May 5, 1941: There was no doubt in the minds of Johnson City Press readers that the world was in a dangerous state upon viewing the newspaper headlines. The headlines read, “Nazi Air Force Punctuates Hitler Invincibility Boast With Terrific Raids on Ireland and England.”
May 5, 1951: With a dateline from Elizabethton, the Johnson City Press-Chronicle reported exciting news for the Stoney Creek community in Carter County. “The Stoney Creek area of Carter County will undergo a detailed survey in the immediate future by Inter-Mountain Telephone Company in preparation for installing telephone service for that section.”
“Plans are to extend the Inter-Mountain’s service from Elizabethton to the Buladeen community. Officials of the First Utility District of Carter county (sic) and company officials conferred the decision to expand.”
Finally, readers learned, “Inter-Mountain officials explained that it would be impossible to give a completion date for the expansion as critical shortages could delay the work.”
Buladeen is a small community in rural Carter County. There is another Buladeen located in North Carolina. Buladeen, North Carolina, is located about 24 miles from Johnson City.
May 5, 1961: The Johnson City Press-Chronicle reported news about a local member of the military. “Richard L. Ledwell, seaman apprentice, son of Mr. and Mrs. Horace M. Ledwell, 1400 Skyline Dr., was graduated honorman of his Navy recruit company April 14 at the Naval Training Center, San Diego, Calif.”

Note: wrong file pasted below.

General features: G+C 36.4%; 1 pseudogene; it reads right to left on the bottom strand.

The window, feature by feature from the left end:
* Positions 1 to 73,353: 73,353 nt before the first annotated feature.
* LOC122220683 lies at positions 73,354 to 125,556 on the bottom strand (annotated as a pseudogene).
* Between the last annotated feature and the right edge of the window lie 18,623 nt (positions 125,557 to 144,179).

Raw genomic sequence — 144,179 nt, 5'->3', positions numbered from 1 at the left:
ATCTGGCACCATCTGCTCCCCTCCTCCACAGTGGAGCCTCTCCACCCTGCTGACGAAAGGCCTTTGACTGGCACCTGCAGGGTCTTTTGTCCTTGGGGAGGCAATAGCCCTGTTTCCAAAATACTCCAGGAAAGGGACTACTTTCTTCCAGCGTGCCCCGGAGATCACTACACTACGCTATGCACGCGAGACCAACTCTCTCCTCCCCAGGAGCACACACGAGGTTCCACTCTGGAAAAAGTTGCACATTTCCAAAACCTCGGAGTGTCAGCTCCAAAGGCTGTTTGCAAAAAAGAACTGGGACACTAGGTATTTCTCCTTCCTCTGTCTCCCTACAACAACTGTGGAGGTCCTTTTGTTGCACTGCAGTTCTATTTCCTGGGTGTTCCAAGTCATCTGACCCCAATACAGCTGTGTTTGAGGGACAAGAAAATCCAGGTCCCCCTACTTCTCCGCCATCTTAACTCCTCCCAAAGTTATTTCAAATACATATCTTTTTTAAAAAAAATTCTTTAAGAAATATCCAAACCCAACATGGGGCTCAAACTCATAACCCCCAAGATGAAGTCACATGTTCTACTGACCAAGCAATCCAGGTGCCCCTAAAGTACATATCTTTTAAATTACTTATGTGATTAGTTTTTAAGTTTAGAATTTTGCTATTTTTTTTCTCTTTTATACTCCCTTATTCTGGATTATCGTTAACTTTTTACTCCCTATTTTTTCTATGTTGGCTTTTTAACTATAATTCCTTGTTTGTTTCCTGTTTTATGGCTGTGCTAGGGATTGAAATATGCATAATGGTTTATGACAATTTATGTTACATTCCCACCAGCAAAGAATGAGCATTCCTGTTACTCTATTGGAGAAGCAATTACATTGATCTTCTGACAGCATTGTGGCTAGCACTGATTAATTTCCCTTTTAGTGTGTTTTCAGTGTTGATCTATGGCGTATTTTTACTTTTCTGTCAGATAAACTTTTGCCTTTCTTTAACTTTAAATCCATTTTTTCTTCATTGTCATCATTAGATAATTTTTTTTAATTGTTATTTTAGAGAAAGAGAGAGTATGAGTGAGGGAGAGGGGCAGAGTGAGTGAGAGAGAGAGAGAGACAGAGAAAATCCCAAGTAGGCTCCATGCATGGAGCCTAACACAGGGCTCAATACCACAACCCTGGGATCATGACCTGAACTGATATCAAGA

“Members of each recruit company designate one man from their group as honorman. He is selected on the basis of leadership, sportsmanship, military bearing, initiative, response to orders, qualifications of a good shipmate and application of training instructions.”
In conclusion, readers learned, “Before entering the service in February, Ledwell attended East Tennessee State College in Johnson City.”
East Tennessee State College is now known as East Tennessee State University.
May 5, 1971: The Johnson City Press-Chronicle reported news of the death of a prominent Johnson City lady. “Mrs. Sue Taylor Hankins, 84, 920 W. Maple St., died in Memorial Hospital at 5:15 p.m. yesterday.”
“A native of West Virginia, Mrs. Hankins had resided in Johnson City since 1921. She was a member of the First Presbyterian Church where she was very active in church work and a longtime Sunday School teacher.”
“She was the widow of Dr. John L. Hankins.”
More details included, “She was a member of the Monday Club, the Wednesday Morning Music Club, the original board of the Johnson City Girls Club, where she taught a Bible class to club members, and a member of the Merry Wives club.”
Mrs. Hankins was survived by one son, Dr. Walter D. Hankins, among other relatives.
May 5, 1981: The Johnson City Press-Chronicle wrote an editorial regarding Prince Charles. “Prince Charles of Great Britain is to be married in July.”
“Perhaps, the prince should stay off horses until he’s safely married to Lady Diana Spencer.”
“Prince Charles was spilled form his horse the other day during a polo match, the third such tumble in six weeks. Moreover, Charles is scheduled for a season-ending match just three days before his July 26 wedding.”
“There used to be a saying that ‘uneasy is the head that wears the crown.’ In Charles’ case, it may have to be revised to say that ‘uneasy is the seat that wears the crown.’”